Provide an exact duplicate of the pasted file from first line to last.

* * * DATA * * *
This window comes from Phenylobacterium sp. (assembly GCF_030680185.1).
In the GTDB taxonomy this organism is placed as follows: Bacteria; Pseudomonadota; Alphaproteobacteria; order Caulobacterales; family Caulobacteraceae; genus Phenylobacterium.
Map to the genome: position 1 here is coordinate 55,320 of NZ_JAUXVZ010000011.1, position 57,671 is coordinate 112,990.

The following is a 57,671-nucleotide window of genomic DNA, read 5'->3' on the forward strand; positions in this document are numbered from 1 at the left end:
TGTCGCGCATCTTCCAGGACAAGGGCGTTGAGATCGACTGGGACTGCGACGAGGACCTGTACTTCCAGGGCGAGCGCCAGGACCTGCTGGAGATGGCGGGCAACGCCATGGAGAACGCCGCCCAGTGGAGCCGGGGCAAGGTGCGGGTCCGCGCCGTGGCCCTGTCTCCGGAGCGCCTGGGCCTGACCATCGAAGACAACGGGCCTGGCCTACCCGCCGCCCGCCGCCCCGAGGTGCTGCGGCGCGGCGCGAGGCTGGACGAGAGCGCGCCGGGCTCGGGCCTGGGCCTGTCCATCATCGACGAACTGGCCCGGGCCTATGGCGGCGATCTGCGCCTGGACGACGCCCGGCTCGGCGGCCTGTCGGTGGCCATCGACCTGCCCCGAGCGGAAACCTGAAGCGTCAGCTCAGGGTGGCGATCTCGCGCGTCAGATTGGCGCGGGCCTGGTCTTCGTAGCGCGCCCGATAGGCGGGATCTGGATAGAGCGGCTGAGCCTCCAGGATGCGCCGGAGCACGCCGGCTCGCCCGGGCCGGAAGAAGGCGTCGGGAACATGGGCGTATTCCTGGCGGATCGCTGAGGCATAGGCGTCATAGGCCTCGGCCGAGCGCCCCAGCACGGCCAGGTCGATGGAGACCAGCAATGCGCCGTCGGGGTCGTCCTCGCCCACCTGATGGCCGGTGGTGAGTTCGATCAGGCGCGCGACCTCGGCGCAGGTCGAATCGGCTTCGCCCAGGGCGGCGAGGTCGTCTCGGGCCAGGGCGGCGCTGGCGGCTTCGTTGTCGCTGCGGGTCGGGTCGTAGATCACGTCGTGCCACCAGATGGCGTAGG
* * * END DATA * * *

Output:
This window comes from Phenylobacterium sp. (assembly GCF_030680185.1).
In the GTDB taxonomy this organism is placed as follows: Bacteria; Pseudomonadota; Alphaproteobacteria; order Caulobacterales; family Caulobacteraceae; genus Phenylobacterium.
Map to the genome: position 1 here is coordinate 55,320 of NZ_JAUXVZ010000011.1, position 57,671 is coordinate 112,990.

The following is a 57,671-nucleotide window of genomic DNA, read 5'->3' on the forward strand; positions in this document are numbered from 1 at the left end:
TGTCGCGCATCTTCCAGGACAAGGGCGTTGAGATCGACTGGGACTGCGACGAGGACCTGTACTTCCAGGGCGAGCGCCAGGACCTGCTGGAGATGGCGGGCAACGCCATGGAGAACGCCGCCCAGTGGAGCCGGGGCAAGGTGCGGGTCCGCGCCGTGGCCCTGTCTCCGGAGCGCCTGGGCCTGACCATCGAAGACAACGGGCCTGGCCTACCCGCCGCCCGCCGCCCCGAGGTGCTGCGGCGCGGCGCGAGGCTGGACGAGAGCGCGCCGGGCTCGGGCCTGGGCCTGTCCATCATCGACGAACTGGCCCGGGCCTATGGCGGCGATCTGCGCCTGGACGACGCCCGGCTCGGCGGCCTGTCGGTGGCCATCGACCTGCCCCGAGCGGAAACCTGAAGCGTCAGCTCAGGGTGGCGATCTCGCGCGTCAGATTGGCGCGGGCCTGGTCTTCGTAGCGCGCCCGATAGGCGGGATCTGGATAGAGCGGCTGAGCCTCCAGGATGCGCCGGAGCACGCCGGCTCGCCCGGGCCGGAAGAAGGCGTCGGGAACATGGGCGTATTCCTGGCGGATCGCTGAGGCATAGGCGTCATAGGCCTCGGCCGAGCGCCCCAGCACGGCCAGGTCGATGGAGACCAGCAATGCGCCGTCGGGGTCGTCCTCGCCCACCTGATGGCCGGTGGTGAGTTCGATCAGGCGCGCGACCTCGGCGCAGGTCGAATCGGCTTCGCCCAGGGCGGCGAGGTCGTCTCGGGCCAGGGCGGCGCTGGCGGCTTCGTTGTCGCTGCGGGTCGGGTCGTAGATCACGTCGTGCCACCAGATGGCGTAGG